As Wellington Phoenix midfielder Macey Fraser paused to wait for the referee’s whistle, there was only one thought on her mind.
Sometimes when footballers are lining up free kicks, there are moments of indecision, self-doubt or hesitation, as they ponder the options. But not for Fraser, as she addressed the ball in the 41st minute of the clash with Western United on Sunday.
What followed was pure poetry, as the shot bent, curled and dipped into the top corner, leaving the goalkeeper stationary on her line.
“I knew top left, I’m just going to have a go - see if I can put it in the top corner,” said Fraser.
It was another head-turning moment from the 21-year-old - continuing her special start to the season - and was prompted by a message from the dugout. Fraser is not the primary dead-ball specialist at the Phoenix but coach Paul Temple made it clear he wanted her to have the attempt.
“I actually saw Paul point at me so I was like, yeah, I’ll take it,” said Fraser. “I’m not usually taking set pieces for Phoenix so this is pretty special, to take one and put it in.”
Temple was pleased his intervention paid off.
“That was just a moment of magic,” said Temple. “We’re very aware that she’s capable of doing that and we were screaming at her to get on the free kick.
“I’ve seen her do it enough times [at training] and you just have a feeling when players are on, and I just felt she was really getting into her flow.”
It was another reminder of Fraser’s precocious talent and rare for a Kiwi player. It’s hard to remember too many better free kicks from anyone in the Wellington Phoenix men’s team since 2007, with the number of comparable efforts probably able to be counted on two hands. And it doesn’t happen by chance. Fraser has been working on her skills since she was a kid and honing her technique over long individual sessions.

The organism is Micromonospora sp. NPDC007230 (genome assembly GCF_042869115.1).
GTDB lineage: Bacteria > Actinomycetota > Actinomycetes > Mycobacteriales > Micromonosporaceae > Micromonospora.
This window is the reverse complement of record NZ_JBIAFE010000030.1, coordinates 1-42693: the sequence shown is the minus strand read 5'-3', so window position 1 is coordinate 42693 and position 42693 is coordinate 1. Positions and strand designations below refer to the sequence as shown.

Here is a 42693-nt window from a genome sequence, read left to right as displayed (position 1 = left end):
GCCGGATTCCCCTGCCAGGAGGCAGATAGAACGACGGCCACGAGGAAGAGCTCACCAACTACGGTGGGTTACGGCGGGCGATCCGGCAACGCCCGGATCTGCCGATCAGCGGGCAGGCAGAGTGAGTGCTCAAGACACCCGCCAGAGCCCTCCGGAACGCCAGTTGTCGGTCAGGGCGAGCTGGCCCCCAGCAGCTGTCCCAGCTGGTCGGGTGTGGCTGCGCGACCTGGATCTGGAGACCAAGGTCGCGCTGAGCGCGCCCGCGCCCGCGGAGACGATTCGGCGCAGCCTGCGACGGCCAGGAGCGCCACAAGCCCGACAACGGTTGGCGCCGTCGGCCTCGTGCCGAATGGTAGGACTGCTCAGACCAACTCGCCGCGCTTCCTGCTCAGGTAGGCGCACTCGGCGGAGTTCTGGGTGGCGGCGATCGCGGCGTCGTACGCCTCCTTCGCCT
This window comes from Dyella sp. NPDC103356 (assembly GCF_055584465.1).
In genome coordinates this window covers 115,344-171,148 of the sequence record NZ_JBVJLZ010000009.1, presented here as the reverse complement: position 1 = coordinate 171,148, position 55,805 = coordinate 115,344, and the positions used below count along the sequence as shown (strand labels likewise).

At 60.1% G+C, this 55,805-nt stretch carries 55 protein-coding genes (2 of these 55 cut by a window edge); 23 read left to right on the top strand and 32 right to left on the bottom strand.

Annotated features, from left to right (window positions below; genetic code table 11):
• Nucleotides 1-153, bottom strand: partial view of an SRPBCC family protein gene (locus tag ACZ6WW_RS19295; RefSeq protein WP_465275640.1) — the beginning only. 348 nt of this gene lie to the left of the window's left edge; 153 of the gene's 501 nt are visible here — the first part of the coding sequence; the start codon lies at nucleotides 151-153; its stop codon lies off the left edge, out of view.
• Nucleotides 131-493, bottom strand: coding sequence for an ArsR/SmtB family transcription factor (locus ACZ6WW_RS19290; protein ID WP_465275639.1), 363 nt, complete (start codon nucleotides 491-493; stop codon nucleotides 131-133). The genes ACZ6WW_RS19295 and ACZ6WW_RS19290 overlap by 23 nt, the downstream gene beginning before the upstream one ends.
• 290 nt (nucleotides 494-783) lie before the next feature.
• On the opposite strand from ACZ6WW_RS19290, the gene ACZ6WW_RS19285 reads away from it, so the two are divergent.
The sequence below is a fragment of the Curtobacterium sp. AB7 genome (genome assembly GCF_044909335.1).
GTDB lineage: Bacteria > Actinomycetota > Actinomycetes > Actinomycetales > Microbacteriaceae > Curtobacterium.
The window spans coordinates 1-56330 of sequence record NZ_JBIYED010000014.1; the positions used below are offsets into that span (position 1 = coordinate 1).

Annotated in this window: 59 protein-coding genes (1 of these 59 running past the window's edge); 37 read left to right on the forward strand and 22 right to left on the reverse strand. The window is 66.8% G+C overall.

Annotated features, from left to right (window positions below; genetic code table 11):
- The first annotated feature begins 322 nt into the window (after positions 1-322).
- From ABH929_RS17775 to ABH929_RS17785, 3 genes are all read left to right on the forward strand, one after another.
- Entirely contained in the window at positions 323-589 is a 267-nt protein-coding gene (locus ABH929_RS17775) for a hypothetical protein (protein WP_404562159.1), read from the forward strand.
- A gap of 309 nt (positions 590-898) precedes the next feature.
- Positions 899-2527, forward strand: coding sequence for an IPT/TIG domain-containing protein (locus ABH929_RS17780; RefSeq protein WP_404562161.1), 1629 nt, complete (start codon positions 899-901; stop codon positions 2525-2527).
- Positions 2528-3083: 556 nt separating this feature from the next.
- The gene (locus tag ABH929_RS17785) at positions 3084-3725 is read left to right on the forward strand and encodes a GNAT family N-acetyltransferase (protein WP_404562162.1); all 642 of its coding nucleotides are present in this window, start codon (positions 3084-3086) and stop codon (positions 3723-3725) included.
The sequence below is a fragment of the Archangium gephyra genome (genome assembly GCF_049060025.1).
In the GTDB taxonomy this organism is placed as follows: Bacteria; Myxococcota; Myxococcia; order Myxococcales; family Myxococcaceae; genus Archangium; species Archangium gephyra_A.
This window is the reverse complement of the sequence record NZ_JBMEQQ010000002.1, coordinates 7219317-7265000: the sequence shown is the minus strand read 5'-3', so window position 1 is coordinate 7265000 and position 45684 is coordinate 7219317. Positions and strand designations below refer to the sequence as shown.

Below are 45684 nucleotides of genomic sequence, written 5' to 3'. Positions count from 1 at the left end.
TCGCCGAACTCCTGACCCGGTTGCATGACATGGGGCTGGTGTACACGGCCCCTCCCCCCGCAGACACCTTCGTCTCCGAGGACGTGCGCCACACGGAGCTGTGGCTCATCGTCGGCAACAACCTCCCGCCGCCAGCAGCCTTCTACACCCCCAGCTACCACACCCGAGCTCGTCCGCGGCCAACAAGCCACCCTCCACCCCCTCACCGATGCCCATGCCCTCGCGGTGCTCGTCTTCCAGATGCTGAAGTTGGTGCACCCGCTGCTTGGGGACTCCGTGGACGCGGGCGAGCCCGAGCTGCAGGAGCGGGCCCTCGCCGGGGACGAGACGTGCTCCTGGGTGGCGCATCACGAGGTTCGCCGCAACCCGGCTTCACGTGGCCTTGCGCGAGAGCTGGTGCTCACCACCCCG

“There have been a lot of days at the turf, just by myself or with friends where you just go over and over again,” said Fraser.
The goal was their second in a 3-1 victory, for their third win on the bounce. It capped a strong personal display from Fraser. She kept possession well, showed an ability to make space in tight areas and has an uncanny ability to play the right pass at the right time.
“Personally, I think she was the best player on the pitch. Just the quality she showed today in everything she did,” said Temple. “She looked in control and very at home at this level. That was her best performance overall and an amazing goal to cap it off.”
Fraser has played only four A-League matches but has surely rocketed into contention for the Football Ferns. She couldn’t make the Ferns’ long-list ahead of the extended training camp before the 2023 Women’s World Cup - which was always going to be a stretch from the Phoenix reserves’ team - but she will surely be in coach Jitka Klimkova’s notebook now.
“Everyone can tell there’s something a little bit different about Macey and the technical abilities she has,” Phoenix women’s reserve team coach and female development lead Katie Barrott told Newstalk ZB. “But where she’s really like ramped up her game in the last year or two is she’s just become so committed to her goal of being a professional footballer and she’s matured a lot.
“She deserved the opportunity and having Paul step into that role, he has obviously worked with Macey a lot and has a lot of trust in her. [When you have] a player playing under a coach that trusts them and buys into what they have to offer that brings out the best in players.”
Michael Burgess has been a sports journalist since 2005, winning several national awards and covering Olympics, Fifa World Cups and America’s Cup campaigns. A football aficionado, Burgess will never forget the noise that greeted Rory Fallon’s goal against Bahrain in Wellington in 2009.